A recent visit to a Starbucks near the airport, where workers applied for a union election, revealed at least nine baristas behind the counter, but only a handful of customers.

“This is insane,” said Alexis Rizzo, a longtime Starbucks employee who spearheaded the recruiting campaign at the store. “Even if you’re just trying to run backwards to grab a gallon of milk, now you have to run an obstacle course to accommodate anyone who has no real reason to be there.”

Ms Rizzo said the sheer number of employees in the store at one time – which she said had reached teenagers – made those predating the union elections to feel overwhelmed and demoralized. “It’s intimidating,” she said. “You go to work and it’s just you and 10 people you don’t know. “

Starbucks said the additional staff were intended to help the store after an increase in sick workers.

Some of the additional employees came to the airport from a nearby store that Starbucks recently turned into a training facility. This store does not have a pending election petition, but many of its employees have pledged to support the union effort, and some also feel separated and disoriented.

“Initially, people thought our store would need a little reset,” said Colin Cochran, a pro-union employee at the store that has been turned into a training center, which has been primarily assigned to other locations. since then. “As things are dragging on and we’re being sent to more and more other stores, it’s frustrating. We want to meet again.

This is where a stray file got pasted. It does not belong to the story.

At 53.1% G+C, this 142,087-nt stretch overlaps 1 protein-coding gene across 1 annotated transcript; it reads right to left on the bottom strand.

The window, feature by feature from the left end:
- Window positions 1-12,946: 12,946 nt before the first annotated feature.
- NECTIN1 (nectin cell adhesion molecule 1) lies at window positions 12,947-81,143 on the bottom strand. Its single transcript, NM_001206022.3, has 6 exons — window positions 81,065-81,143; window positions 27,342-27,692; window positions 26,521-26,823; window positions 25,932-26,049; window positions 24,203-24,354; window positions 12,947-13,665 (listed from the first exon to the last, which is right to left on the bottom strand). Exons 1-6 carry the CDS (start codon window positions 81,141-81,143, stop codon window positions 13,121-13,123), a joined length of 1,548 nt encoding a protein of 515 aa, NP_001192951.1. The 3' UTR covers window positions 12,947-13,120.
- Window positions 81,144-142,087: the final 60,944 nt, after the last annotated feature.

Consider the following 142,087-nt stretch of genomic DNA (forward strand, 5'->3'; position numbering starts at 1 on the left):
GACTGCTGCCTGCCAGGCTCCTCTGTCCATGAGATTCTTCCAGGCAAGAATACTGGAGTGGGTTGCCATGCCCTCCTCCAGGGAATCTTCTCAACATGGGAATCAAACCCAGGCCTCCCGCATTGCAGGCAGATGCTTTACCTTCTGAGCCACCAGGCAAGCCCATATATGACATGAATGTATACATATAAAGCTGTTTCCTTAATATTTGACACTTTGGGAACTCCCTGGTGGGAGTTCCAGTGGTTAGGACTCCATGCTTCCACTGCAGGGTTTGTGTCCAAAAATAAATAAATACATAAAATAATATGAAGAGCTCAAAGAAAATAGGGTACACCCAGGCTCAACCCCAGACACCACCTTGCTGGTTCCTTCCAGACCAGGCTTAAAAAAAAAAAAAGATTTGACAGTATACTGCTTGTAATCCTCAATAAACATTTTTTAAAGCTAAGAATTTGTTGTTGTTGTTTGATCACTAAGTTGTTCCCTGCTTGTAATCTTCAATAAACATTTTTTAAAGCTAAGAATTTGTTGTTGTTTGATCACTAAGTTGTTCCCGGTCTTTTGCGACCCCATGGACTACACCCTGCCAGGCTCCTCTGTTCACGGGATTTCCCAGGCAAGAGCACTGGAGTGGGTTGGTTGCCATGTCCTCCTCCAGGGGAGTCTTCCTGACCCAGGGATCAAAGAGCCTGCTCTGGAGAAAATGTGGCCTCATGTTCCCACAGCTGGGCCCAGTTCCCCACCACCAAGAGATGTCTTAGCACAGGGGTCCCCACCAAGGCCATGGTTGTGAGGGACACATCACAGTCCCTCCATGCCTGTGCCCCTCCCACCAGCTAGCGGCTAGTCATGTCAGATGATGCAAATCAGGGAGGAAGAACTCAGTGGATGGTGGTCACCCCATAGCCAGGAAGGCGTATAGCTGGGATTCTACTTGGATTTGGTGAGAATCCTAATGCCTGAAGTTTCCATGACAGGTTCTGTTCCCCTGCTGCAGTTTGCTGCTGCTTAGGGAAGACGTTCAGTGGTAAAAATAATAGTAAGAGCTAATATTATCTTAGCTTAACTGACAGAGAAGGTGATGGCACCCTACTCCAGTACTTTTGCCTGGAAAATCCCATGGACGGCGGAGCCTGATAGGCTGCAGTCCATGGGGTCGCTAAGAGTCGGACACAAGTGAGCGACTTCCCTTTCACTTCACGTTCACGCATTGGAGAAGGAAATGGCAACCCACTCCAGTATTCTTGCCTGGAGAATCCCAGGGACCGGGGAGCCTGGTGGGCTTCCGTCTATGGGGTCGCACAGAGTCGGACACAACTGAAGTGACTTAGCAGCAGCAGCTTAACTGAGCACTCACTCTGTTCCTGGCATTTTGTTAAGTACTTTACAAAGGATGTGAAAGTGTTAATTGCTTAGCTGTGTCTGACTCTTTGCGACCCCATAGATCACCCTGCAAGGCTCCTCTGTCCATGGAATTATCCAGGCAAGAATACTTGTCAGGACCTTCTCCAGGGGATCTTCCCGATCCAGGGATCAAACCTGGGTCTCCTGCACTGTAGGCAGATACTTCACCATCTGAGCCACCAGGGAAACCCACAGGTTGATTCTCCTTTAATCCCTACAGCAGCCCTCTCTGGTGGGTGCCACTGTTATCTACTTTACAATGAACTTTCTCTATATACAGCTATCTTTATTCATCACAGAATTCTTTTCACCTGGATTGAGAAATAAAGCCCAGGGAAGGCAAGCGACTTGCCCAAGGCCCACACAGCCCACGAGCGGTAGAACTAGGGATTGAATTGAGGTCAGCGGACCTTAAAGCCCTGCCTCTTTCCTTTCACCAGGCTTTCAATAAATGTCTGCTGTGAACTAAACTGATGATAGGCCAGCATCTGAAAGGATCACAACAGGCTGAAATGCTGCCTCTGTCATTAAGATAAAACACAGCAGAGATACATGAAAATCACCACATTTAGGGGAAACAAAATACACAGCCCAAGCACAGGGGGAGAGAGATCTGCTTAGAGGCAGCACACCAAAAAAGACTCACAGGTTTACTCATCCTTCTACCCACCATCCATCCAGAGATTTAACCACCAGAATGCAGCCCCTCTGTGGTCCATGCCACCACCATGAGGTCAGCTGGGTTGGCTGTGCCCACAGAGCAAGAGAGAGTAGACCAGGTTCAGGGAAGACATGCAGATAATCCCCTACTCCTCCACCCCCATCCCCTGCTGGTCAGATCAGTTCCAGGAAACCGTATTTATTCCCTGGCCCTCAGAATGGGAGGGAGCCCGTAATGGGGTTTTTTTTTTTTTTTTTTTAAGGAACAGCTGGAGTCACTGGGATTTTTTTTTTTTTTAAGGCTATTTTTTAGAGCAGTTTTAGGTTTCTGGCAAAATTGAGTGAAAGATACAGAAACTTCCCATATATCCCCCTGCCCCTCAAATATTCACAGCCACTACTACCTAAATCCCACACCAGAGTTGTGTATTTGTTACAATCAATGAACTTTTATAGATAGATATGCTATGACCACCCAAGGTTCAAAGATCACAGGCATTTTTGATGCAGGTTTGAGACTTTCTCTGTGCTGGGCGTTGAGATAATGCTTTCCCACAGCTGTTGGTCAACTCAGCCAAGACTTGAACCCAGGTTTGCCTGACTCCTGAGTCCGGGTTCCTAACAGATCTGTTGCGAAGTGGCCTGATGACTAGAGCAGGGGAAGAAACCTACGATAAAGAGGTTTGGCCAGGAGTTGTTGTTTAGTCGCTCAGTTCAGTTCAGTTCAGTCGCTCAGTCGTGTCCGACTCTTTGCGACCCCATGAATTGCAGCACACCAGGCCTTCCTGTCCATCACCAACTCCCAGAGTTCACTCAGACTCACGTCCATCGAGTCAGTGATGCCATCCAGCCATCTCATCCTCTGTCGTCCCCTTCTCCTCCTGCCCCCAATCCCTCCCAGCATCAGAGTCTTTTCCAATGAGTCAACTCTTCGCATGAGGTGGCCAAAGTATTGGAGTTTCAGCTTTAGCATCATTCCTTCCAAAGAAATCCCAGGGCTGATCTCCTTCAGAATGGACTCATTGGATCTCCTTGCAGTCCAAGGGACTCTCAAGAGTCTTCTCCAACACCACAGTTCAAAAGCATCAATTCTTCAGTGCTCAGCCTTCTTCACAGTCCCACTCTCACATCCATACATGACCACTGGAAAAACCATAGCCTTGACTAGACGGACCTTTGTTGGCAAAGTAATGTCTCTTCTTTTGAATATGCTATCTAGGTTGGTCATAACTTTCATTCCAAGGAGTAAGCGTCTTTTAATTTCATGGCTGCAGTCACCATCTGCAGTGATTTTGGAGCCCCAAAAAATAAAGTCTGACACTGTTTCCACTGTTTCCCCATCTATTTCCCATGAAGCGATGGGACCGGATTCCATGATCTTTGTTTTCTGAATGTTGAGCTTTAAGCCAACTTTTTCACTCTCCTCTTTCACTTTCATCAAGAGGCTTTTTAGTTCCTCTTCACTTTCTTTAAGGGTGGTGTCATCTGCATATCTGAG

Workers said their anxiety was exacerbated by the sudden appearance of new directors and managers from out of town.

In a video of a meeting in September, a district manager in Arizona tells his colleagues that the company has asked him to spend time in Buffalo for the next 90 days. “There is a huge task force out there trying to resolve the issue because if Buffalo, NY is unionized, it will be the first market in Starbucks history,” the district manager says in the video, provided by someone at the meeting and seen by The New York Times. When someone asks if the task force is a “last ditch effort to try to stop it”, the district director replies, “Yes, we are going to save it”.

Will Westlake, a barista in a Buffalo suburb called Hamburg, where workers have also filed for a union election, said a store newspaper showed several company officials from outside the area of Buffalo had visited the store in the past six weeks. At least seven visits from Rossann Williams, Starbucks President of Retail North America, have been included.

Officials sometimes work on laptops in front of baristas, sometimes join them behind the bar to work and learn about the store, and sometimes perform menial tasks like cleaning the bathroom, Mr. Westlake said. He said many of his colleagues felt intimidated by these officials and found Ms Williams’ presence “surreal”.

Starbucks said many of the managers were regional leaders and coaches who were helping solve operational issues and reshaping stores, and were part of a company-wide effort dating back to May, when Covid-19 infection rates have declined and stores across the country have become busier.

“The upturn in business came so quickly that we weren’t prepared,” Ms. Williams said in an interview.

The company says it has added staff in a number of cities beyond Buffalo, particularly in the Midwest and Mountain West, and has recruited an additional recruiter in each of its 12 regions this spring. to speed up recruitment. He said he had turned around 40 stores across the country into temporary training centers.

One Saturday in October, Ms Williams visited the training store, saying little as she stood behind a group of workers as a trainer gave them instructions at the bar.

Later, sitting outside the store to discuss her work in Buffalo, she dismissed the idea that a temporary store closure or other significant changes could jeopardize the lab conditions of the union election.

“If I went to a market and saw the state that some of these stores are in and didn’t do anything about it, it would be so against my job,” she said. “There is no way I can come here and say I won’t do anything.” “